This project benefited The Clackamas County Library in a town called Happy Valley, Oregon, located 20 miles Southeast of Portland. In May 2010, the Clackamas County Library director sent a letter to the Guild of Oregon Woodworkers requesting help in building book shelves for a new library. The Clackamas County Library (CCL) system contains a number of libraries serving rural Clackamas County communities. Happy Valley was to be the beneficiary of this project, a remodel of an existing Clackamas County building to accommodate a new library, scheduled to open the winter of 2011.
he shelves requested were not the typical library shelves one is accustomed to seeing in a library. Representatives of the Guild visited a branch library and were shown the unique library shelf configuration. They were called “gondolas”, thirty years old, and were falling apart. The “gondola” and shelf is unique, in that, no matter where a book rests on a shelf in height from the floor the title can still be read without bending over. This is because each shelf tilts upward as it gets closer to the floor, exposing more of the book title to the reader. The old shelves were made of fir plywood and other cheap materials. The goal was to provide better quality, furniture grade shelves, utilizing the basic design concept.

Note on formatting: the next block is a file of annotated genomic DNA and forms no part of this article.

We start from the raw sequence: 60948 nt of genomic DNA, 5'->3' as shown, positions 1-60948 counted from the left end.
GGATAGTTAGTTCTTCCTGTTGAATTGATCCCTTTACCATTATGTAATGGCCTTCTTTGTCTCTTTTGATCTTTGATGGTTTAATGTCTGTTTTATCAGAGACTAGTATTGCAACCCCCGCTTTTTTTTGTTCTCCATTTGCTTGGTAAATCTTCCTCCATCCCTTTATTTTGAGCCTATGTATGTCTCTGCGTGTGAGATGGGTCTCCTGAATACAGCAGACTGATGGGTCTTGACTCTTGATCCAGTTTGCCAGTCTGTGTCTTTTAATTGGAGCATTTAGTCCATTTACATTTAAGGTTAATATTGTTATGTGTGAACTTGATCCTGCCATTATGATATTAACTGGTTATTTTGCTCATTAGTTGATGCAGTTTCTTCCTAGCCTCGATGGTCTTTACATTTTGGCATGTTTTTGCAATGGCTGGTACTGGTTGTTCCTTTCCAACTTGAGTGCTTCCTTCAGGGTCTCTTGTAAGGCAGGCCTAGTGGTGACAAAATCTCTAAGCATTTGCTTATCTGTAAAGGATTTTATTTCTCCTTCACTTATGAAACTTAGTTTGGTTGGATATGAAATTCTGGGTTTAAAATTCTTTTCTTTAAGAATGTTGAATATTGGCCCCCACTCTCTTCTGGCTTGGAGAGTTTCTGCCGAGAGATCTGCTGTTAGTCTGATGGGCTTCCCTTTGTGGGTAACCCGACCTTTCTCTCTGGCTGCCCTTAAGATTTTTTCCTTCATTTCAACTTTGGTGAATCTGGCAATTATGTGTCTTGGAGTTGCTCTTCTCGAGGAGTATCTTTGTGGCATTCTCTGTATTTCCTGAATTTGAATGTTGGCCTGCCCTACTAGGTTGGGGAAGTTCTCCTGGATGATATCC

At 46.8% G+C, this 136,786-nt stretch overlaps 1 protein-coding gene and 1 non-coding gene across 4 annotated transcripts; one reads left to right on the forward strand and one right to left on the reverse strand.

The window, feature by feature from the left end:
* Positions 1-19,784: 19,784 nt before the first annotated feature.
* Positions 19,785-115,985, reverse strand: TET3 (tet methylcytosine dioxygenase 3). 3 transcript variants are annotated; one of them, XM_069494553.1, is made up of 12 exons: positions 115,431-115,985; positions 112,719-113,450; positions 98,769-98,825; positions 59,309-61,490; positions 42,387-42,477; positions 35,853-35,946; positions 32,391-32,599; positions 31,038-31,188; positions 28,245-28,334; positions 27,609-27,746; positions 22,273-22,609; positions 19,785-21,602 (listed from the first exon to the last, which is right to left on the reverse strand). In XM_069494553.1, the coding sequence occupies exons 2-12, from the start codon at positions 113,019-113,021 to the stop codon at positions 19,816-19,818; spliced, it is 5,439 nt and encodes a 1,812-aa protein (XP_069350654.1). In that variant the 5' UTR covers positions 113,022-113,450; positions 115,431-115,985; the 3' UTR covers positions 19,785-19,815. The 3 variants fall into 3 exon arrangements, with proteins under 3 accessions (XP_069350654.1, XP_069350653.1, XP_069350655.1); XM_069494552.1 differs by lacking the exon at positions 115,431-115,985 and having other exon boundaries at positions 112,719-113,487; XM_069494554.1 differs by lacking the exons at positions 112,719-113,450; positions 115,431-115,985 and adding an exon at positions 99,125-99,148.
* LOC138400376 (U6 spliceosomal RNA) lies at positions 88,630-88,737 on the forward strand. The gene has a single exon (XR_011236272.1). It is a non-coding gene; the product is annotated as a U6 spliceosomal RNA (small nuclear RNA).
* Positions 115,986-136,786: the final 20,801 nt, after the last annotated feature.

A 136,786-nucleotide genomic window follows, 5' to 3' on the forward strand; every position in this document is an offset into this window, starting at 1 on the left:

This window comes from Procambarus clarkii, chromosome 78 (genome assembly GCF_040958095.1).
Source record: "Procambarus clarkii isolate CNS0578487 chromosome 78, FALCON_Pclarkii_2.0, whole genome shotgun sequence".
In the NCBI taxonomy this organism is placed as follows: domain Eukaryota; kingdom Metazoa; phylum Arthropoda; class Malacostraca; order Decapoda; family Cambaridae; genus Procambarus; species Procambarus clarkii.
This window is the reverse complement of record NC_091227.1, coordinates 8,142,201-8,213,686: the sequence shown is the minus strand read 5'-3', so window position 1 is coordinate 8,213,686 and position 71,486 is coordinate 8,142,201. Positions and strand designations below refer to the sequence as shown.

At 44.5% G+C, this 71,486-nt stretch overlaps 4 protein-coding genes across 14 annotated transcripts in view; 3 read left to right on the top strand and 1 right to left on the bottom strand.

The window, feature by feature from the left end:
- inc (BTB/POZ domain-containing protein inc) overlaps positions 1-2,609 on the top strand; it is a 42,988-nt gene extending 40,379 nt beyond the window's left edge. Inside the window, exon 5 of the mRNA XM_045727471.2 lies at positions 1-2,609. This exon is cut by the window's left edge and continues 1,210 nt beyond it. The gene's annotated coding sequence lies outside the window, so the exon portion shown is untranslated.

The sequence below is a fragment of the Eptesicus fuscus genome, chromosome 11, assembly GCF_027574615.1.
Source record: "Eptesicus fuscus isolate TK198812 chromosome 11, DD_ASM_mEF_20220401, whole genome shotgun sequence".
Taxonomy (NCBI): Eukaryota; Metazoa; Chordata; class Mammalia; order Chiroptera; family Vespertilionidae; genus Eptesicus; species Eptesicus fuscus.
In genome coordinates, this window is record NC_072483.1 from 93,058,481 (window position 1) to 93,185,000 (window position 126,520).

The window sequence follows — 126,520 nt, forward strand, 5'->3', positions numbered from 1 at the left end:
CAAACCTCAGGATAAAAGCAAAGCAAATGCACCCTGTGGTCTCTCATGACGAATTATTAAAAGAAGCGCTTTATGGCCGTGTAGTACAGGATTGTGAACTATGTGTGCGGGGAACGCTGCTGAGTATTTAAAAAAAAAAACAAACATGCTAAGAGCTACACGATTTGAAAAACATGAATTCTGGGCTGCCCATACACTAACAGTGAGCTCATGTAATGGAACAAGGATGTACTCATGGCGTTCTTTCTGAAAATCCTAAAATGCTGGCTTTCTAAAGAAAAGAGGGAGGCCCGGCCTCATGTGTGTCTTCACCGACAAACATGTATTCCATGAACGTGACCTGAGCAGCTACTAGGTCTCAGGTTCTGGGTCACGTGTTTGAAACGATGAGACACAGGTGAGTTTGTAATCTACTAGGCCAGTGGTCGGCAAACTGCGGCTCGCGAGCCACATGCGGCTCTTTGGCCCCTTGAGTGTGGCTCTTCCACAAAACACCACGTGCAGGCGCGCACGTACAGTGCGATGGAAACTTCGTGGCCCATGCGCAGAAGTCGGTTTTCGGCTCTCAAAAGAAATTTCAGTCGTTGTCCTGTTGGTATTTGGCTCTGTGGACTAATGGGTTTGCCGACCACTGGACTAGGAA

Bill Wood stepped up as the lead project person and the Guild’s Board approved the project. Then planning began to implement the project. It was decided the Guild would build thirteen shelves in a manner similar to the old “gondola” currently in use. It involved designing and building a two sided structure with adequate internal bracing, and an attachment mechanism for the shelves.
The basic frame of the “gondolas” was built using poplar. Bracing was added for strength and to keep the “gondola” from racking from side to side when moved.
Red oak was the primary building material The mounting idea was derived from some retail store shelves, called “slat boards”. Ten moveable shelves of red oak were built for each gondola, five for each side of the gondola.
The end panels were made of red oak and “ebonized” with a thinned coat of black gel stain. A cap board on top provided the final finished look.
The project was huge in number of components: 13 gondola frames, 676 slat boards, 26 end panels, 13 top caps, and 520 shelf parts,
Bill Wood gracefully endured his garage being temporarily converted into a spray booth by hanging plastic sheeting up and using fans to exhaust fumes. By this time a year had elapsed since work started on this project. Now it was summer 2011 and the weather was somewhat cooperative. Some days it would rain and spraying would be postponed
The cost of the project was over $15,000 just for materials and supplies. The Guild volunteers contributed their time and shops at no cost to build and finish the units. Thirty Guild members volunteered for the work sessions which ranged from two to four days a week. The project involved five different shops and totaled just over 1300 man hours during the 14 month project.